Shellfish ease pain of arthritic lions

If lions at the zoo look less than interested in parading around for your entertainment, it may be because their legs hurt.

Captive big cats often develop joint pain and osteoarthritis but a solution to their discomfort could be around the corner.

Shellfish supplements are being tested by biologists at Liverpool John Moores University and the Association of Zoo and Exotic Veterinary Nurses, who report that the new dietary intake makes cats far more ready to walk around.

Animal welfare researcher Dr Jon Bielby, of LJMU, explained: “Big cats like lions and tigers tend to live longer in captivity than they do in the wild. As a result, they are susceptible to ageing issues and conditions that are not typical in their wild.

“Numerous older zoo cats suffer from a range of musculoskeletal diseases such as osteoarthritis and degenerative joint disease, making them more inactive and sadly less visible to zoo publics.”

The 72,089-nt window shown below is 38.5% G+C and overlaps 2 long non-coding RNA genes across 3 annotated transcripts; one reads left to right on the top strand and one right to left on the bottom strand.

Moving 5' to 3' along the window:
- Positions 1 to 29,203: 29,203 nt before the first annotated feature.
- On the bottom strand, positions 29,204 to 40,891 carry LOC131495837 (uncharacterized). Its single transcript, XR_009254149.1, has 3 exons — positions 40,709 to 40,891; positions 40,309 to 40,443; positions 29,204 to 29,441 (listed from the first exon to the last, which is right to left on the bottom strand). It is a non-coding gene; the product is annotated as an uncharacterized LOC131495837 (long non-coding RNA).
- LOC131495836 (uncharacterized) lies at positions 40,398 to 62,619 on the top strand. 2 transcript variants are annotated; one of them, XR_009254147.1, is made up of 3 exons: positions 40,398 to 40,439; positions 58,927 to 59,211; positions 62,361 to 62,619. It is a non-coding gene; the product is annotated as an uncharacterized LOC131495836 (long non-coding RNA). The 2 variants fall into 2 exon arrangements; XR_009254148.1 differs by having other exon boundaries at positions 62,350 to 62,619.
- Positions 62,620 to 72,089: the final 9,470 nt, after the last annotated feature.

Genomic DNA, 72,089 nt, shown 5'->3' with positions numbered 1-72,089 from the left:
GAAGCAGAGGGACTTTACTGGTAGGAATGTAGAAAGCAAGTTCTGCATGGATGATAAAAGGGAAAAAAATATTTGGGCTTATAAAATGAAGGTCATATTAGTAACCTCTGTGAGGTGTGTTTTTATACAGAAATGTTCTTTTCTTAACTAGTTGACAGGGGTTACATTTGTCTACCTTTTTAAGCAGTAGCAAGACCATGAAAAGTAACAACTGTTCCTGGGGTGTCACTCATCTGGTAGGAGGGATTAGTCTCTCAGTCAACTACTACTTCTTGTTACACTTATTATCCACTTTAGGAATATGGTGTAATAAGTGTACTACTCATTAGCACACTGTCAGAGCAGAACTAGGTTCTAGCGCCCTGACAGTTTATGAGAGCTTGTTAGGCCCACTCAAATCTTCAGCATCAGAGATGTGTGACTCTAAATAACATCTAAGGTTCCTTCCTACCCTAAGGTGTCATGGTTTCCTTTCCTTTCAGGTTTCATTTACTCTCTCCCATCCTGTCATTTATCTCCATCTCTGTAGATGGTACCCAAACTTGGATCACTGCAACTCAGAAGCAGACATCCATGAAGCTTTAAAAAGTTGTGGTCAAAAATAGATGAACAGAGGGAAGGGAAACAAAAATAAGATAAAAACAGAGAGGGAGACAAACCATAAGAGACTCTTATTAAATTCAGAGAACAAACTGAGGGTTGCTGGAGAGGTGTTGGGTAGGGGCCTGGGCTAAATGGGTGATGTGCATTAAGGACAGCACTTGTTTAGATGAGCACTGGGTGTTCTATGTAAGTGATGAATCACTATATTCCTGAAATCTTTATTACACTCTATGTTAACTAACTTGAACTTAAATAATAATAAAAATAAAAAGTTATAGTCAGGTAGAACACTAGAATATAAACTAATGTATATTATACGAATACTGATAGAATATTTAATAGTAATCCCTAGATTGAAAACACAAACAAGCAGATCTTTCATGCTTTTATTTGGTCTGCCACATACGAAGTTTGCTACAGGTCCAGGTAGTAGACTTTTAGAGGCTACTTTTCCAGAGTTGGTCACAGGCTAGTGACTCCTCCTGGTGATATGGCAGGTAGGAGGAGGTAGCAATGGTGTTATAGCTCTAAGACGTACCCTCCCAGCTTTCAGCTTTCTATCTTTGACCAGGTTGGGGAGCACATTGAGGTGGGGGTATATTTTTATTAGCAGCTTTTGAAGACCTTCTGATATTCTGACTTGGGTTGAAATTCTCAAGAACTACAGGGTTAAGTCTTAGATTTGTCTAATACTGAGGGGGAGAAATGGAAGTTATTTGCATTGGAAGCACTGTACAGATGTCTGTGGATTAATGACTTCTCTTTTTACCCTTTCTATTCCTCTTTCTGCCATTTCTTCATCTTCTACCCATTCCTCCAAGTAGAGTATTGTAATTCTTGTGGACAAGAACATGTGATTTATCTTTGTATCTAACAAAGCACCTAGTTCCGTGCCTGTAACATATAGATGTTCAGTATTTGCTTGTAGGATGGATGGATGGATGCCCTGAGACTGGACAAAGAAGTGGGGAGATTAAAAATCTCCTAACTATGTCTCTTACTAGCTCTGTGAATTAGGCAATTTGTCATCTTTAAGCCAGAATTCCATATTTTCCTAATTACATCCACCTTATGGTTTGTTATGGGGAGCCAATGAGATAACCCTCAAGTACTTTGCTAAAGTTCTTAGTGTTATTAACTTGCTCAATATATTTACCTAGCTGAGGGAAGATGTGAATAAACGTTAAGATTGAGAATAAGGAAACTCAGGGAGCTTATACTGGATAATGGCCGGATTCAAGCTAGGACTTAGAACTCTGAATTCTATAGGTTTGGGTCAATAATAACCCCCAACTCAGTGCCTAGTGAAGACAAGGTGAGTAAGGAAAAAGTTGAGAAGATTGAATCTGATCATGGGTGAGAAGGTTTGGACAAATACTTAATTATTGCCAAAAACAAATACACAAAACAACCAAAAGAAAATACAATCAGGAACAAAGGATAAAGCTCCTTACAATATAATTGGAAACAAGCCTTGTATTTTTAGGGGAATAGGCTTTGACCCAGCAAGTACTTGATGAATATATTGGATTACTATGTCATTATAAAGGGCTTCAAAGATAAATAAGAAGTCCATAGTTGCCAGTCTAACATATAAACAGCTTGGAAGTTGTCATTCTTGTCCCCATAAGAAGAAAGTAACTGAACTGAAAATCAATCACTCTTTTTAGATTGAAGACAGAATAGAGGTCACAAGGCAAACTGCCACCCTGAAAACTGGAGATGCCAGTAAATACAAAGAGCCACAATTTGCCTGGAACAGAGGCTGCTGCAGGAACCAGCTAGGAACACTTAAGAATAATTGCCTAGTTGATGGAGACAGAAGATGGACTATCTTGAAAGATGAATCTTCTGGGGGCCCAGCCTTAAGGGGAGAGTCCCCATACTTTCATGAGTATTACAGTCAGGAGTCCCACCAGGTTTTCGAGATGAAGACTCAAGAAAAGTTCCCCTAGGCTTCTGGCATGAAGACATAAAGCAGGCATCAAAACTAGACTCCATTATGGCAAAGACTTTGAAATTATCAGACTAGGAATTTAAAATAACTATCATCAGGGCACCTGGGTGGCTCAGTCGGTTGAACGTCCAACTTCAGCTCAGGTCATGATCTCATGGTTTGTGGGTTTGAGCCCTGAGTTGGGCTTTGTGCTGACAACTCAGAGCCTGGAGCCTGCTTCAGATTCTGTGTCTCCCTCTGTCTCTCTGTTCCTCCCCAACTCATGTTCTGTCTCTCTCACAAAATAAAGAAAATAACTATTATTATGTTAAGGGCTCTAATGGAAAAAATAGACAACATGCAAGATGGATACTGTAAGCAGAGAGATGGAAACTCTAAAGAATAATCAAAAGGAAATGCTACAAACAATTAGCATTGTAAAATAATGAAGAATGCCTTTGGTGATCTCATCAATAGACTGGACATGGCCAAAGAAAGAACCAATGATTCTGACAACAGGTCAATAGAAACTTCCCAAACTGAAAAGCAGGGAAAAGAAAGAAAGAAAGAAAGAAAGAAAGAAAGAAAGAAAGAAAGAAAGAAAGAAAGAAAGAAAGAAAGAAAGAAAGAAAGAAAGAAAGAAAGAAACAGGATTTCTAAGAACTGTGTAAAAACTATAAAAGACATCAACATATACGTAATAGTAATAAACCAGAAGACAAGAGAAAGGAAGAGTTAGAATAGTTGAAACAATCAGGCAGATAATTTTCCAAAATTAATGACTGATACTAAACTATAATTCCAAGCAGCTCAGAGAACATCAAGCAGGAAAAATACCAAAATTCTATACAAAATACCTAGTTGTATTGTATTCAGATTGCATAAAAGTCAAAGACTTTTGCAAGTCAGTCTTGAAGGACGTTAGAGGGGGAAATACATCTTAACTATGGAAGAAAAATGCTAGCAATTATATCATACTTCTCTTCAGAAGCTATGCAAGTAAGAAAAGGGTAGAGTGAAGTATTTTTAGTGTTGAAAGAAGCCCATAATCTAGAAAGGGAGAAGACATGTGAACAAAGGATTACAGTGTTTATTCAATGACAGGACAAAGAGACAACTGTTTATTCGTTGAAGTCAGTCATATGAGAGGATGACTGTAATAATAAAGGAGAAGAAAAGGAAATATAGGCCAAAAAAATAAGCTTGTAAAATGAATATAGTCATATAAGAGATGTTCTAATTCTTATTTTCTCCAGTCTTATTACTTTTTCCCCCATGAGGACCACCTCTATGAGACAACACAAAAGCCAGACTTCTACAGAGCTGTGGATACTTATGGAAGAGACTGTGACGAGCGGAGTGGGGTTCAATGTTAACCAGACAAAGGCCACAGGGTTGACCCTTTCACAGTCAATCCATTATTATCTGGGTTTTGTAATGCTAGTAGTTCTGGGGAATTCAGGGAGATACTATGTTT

The team set out to see if a food supplement commonly available for use in domestic dogs and cats – Antinol - helped alleviate some of the musculoskeletal symptoms of ageing in big cats.

They measured the number of steps taken per minute by 18 individuals of 13 species both before and after introduction of green-lipped mussel extract into their diet.

Jon, who teaches in the School of Biological and Environmental Sciences, said: “We found that after introduction of the supplement there was a significant increase in the mobility of the cats. This suggests that green-lipped mussel extracts is associated with some alleviation of age-related pain and increased mobility in these animals.

Across 13 species of big cat, the researchers recorded an increase in steps per minute of between 7% and 30% after the supplements had been given time to take effect.

First author Matthew Rendle of the AZEVN, said: “Scientifically there is relatively little evidence to support current practices in managing age-related musculoskeletal diseases in domestic animals, let alone more exotic animals we keep in zoos and collections.”

The research is published in Vet Record.

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